He thinks of silly things – meaningless things – to fill the night. He wonders if he’s ever eaten at a restaurant and been served with the exact same dishes twice. If by some cosmic aberration he scraped at the same plate with the same fork, chasing a bit of beef or trace of gravy, before washing it away into the void with the same water glass. He tries for a moment to calculate the odds of such a thing, assuming they might be better for someone like him who only ever eats at one of three restaurants and orders without the smallest inclination toward variety. He turns on the television and flips channels without a destination in mind. The clock on the wall continues to tally Manuel’s tardiness.
Russ wonders where all the colors of the world go when you wash clothes in hot water. He dreams of a low, secret place in the world – downhill from everywhere – where all the dyes and stains will gather at the end of time and swirl in psychedelic concert with one another. Denim blues and royal purples colliding with the reds and yellows of youth sports uniforms. An ecosystem of hue and saturation, forbidden from human eyes because it would break a person’s heart to see the beauty we let run down the drain in exchange for muted shirts and pale underwear that smells like mechanical lavender.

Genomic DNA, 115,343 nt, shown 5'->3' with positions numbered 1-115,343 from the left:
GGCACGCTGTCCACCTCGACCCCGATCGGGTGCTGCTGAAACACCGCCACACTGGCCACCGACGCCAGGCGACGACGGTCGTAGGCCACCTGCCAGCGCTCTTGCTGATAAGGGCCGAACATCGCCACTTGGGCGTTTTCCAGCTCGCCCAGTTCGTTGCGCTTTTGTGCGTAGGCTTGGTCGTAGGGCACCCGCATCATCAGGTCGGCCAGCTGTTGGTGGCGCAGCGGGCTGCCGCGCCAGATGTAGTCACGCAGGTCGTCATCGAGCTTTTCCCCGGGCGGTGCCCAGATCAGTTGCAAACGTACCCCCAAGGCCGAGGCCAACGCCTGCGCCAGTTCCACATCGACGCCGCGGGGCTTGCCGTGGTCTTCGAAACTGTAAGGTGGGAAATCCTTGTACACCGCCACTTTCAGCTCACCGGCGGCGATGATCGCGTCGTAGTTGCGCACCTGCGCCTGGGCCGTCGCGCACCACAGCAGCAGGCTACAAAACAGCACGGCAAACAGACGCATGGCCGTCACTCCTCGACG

At 9:30 pm, headlights streak across the far wall of his trailer as Truck #25 rumbles into the yard and backs up to edge of the nearest available crater. Russ steps out onto the stairs and watches from the shadows as Manuel climbs out from behind the wheel unsteadily and starts working the levers behind the cab. Slowly, the beast’s back rises like a hissing cat, reaching skyward until a mountain of debris comes sliding out the back. The night sings with the familiar clatter and mixing of junk that doesn’t know it is junk.